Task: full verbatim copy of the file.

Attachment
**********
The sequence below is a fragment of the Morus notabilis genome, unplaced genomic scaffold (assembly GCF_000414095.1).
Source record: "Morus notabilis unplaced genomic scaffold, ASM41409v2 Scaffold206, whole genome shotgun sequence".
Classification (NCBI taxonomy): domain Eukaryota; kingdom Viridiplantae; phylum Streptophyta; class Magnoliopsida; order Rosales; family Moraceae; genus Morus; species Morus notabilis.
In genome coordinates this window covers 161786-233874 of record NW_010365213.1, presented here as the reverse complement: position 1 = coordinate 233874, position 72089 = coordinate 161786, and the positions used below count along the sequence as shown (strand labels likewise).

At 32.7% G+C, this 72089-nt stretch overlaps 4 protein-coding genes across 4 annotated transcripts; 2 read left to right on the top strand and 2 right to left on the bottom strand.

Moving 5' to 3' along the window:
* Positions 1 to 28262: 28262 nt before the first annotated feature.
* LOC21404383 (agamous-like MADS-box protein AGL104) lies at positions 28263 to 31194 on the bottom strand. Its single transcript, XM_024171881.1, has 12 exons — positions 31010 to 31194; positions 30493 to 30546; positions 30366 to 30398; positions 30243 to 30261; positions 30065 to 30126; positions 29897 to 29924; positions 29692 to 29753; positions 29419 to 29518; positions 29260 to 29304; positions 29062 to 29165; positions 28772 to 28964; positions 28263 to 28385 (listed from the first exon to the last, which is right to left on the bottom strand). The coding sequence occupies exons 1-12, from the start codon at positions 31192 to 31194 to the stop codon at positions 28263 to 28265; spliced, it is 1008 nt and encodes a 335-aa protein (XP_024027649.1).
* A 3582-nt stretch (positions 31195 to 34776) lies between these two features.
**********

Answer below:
The sequence below is a fragment of the Morus notabilis genome, unplaced genomic scaffold (assembly GCF_000414095.1).
Source record: "Morus notabilis unplaced genomic scaffold, ASM41409v2 Scaffold206, whole genome shotgun sequence".
Classification (NCBI taxonomy): domain Eukaryota; kingdom Viridiplantae; phylum Streptophyta; class Magnoliopsida; order Rosales; family Moraceae; genus Morus; species Morus notabilis.
In genome coordinates this window covers 161786-233874 of record NW_010365213.1, presented here as the reverse complement: position 1 = coordinate 233874, position 72089 = coordinate 161786, and the positions used below count along the sequence as shown (strand labels likewise).

At 32.7% G+C, this 72089-nt stretch overlaps 4 protein-coding genes across 4 annotated transcripts; 2 read left to right on the top strand and 2 right to left on the bottom strand.

Moving 5' to 3' along the window:
* Positions 1 to 28262: 28262 nt before the first annotated feature.
* LOC21404383 (agamous-like MADS-box protein AGL104) lies at positions 28263 to 31194 on the bottom strand. Its single transcript, XM_024171881.1, has 12 exons — positions 31010 to 31194; positions 30493 to 30546; positions 30366 to 30398; positions 30243 to 30261; positions 30065 to 30126; positions 29897 to 29924; positions 29692 to 29753; positions 29419 to 29518; positions 29260 to 29304; positions 29062 to 29165; positions 28772 to 28964; positions 28263 to 28385 (listed from the first exon to the last, which is right to left on the bottom strand). The coding sequence occupies exons 1-12, from the start codon at positions 31192 to 31194 to the stop codon at positions 28263 to 28265; spliced, it is 1008 nt and encodes a 335-aa protein (XP_024027649.1).
* A 3582-nt stretch (positions 31195 to 34776) lies between these two features.